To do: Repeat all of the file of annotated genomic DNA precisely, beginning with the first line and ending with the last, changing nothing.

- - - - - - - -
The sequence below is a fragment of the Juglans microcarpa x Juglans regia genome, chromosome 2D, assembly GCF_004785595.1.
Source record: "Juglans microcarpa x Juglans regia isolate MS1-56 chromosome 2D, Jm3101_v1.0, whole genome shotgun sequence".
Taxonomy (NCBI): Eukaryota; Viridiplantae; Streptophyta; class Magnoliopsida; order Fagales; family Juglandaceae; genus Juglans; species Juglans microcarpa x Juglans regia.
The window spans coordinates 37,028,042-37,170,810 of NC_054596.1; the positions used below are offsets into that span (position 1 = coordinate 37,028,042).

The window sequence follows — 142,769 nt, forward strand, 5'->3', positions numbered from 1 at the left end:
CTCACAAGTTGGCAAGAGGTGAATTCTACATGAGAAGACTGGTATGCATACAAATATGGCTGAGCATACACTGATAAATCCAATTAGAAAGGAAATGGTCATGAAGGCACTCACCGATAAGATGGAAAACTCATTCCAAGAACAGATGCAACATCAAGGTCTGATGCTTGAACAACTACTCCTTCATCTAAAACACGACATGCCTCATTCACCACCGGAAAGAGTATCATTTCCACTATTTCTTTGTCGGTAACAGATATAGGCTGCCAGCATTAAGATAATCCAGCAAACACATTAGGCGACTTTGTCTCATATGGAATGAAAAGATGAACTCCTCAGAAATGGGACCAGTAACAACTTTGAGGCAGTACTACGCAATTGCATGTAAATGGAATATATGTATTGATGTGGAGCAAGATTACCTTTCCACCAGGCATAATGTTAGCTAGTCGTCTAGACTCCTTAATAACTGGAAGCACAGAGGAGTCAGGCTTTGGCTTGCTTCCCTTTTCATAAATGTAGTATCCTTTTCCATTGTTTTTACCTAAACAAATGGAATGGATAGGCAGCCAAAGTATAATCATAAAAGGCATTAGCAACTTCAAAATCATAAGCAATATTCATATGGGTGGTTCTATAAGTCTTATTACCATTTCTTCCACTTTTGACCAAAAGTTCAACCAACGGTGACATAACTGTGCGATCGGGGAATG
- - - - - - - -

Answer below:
The sequence below is a fragment of the Juglans microcarpa x Juglans regia genome, chromosome 2D, assembly GCF_004785595.1.
Source record: "Juglans microcarpa x Juglans regia isolate MS1-56 chromosome 2D, Jm3101_v1.0, whole genome shotgun sequence".
Taxonomy (NCBI): Eukaryota; Viridiplantae; Streptophyta; class Magnoliopsida; order Fagales; family Juglandaceae; genus Juglans; species Juglans microcarpa x Juglans regia.
The window spans coordinates 37,028,042-37,170,810 of NC_054596.1; the positions used below are offsets into that span (position 1 = coordinate 37,028,042).

The window sequence follows — 142,769 nt, forward strand, 5'->3', positions numbered from 1 at the left end:
CTCACAAGTTGGCAAGAGGTGAATTCTACATGAGAAGACTGGTATGCATACAAATATGGCTGAGCATACACTGATAAATCCAATTAGAAAGGAAATGGTCATGAAGGCACTCACCGATAAGATGGAAAACTCATTCCAAGAACAGATGCAACATCAAGGTCTGATGCTTGAACAACTACTCCTTCATCTAAAACACGACATGCCTCATTCACCACCGGAAAGAGTATCATTTCCACTATTTCTTTGTCGGTAACAGATATAGGCTGCCAGCATTAAGATAATCCAGCAAACACATTAGGCGACTTTGTCTCATATGGAATGAAAAGATGAACTCCTCAGAAATGGGACCAGTAACAACTTTGAGGCAGTACTACGCAATTGCATGTAAATGGAATATATGTATTGATGTGGAGCAAGATTACCTTTCCACCAGGCATAATGTTAGCTAGTCGTCTAGACTCCTTAATAACTGGAAGCACAGAGGAGTCAGGCTTTGGCTTGCTTCCCTTTTCATAAATGTAGTATCCTTTTCCATTGTTTTTACCTAAACAAATGGAATGGATAGGCAGCCAAAGTATAATCATAAAAGGCATTAGCAACTTCAAAATCATAAGCAATATTCATATGGGTGGTTCTATAAGTCTTATTACCATTTCTTCCACTTTTGACCAAAAGTTCAACCAACGGTGACATAACTGTGCGATCGGGGAATG